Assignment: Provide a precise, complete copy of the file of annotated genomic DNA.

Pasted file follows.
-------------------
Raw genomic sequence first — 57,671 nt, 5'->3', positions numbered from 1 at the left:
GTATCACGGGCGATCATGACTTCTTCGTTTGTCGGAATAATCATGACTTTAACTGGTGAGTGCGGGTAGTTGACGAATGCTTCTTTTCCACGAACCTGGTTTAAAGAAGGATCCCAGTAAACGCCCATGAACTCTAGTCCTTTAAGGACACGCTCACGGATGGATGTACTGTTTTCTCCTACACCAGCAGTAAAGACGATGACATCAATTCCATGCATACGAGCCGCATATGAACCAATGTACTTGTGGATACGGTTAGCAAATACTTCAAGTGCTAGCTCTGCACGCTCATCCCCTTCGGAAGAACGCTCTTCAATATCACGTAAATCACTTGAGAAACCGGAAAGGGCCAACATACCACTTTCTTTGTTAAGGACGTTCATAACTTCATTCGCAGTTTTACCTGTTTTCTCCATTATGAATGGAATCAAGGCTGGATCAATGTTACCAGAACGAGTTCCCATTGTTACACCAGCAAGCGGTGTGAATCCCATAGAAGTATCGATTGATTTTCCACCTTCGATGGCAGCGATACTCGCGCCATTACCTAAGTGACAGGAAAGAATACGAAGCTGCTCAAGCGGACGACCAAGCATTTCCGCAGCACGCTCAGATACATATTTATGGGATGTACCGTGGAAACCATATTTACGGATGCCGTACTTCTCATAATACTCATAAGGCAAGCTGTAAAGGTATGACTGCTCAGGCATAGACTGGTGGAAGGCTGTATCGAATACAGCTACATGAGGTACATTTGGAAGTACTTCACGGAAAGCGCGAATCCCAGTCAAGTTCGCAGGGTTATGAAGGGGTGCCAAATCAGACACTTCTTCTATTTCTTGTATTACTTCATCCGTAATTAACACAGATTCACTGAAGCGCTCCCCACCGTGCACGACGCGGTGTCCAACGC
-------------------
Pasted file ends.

Raw genomic sequence first — 57,671 nt, 5'->3', positions numbered from 1 at the left:
GTATCACGGGCGATCATGACTTCTTCGTTTGTCGGAATAATCATGACTTTAACTGGTGAGTGCGGGTAGTTGACGAATGCTTCTTTTCCACGAACCTGGTTTAAAGAAGGATCCCAGTAAACGCCCATGAACTCTAGTCCTTTAAGGACACGCTCACGGATGGATGTACTGTTTTCTCCTACACCAGCAGTAAAGACGATGACATCAATTCCATGCATACGAGCCGCATATGAACCAATGTACTTGTGGATACGGTTAGCAAATACTTCAAGTGCTAGCTCTGCACGCTCATCCCCTTCGGAAGAACGCTCTTCAATATCACGTAAATCACTTGAGAAACCGGAAAGGGCCAACATACCACTTTCTTTGTTAAGGACGTTCATAACTTCATTCGCAGTTTTACCTGTTTTCTCCATTATGAATGGAATCAAGGCTGGATCAATGTTACCAGAACGAGTTCCCATTGTTACACCAGCAAGCGGTGTGAATCCCATAGAAGTATCGATTGATTTTCCACCTTCGATGGCAGCGATACTCGCGCCATTACCTAAGTGACAGGAAAGAATACGAAGCTGCTCAAGCGGACGACCAAGCATTTCCGCAGCACGCTCAGATACATATTTATGGGATGTACCGTGGAAACCATATTTACGGATGCCGTACTTCTCATAATACTCATAAGGCAAGCTGTAAAGGTATGACTGCTCAGGCATAGACTGGTGGAAGGCTGTATCGAATACAGCTACATGAGGTACATTTGGAAGTACTTCACGGAAAGCGCGAATCCCAGTCAAGTTCGCAGGGTTATGAAGGGGTGCCAAATCAGACACTTCTTCTATTTCTTGTATTACTTCATCCGTAATTAACACAGATTCACTGAAGCGCTCCCCACCGTGCACGACGCGGTGTCCAACGC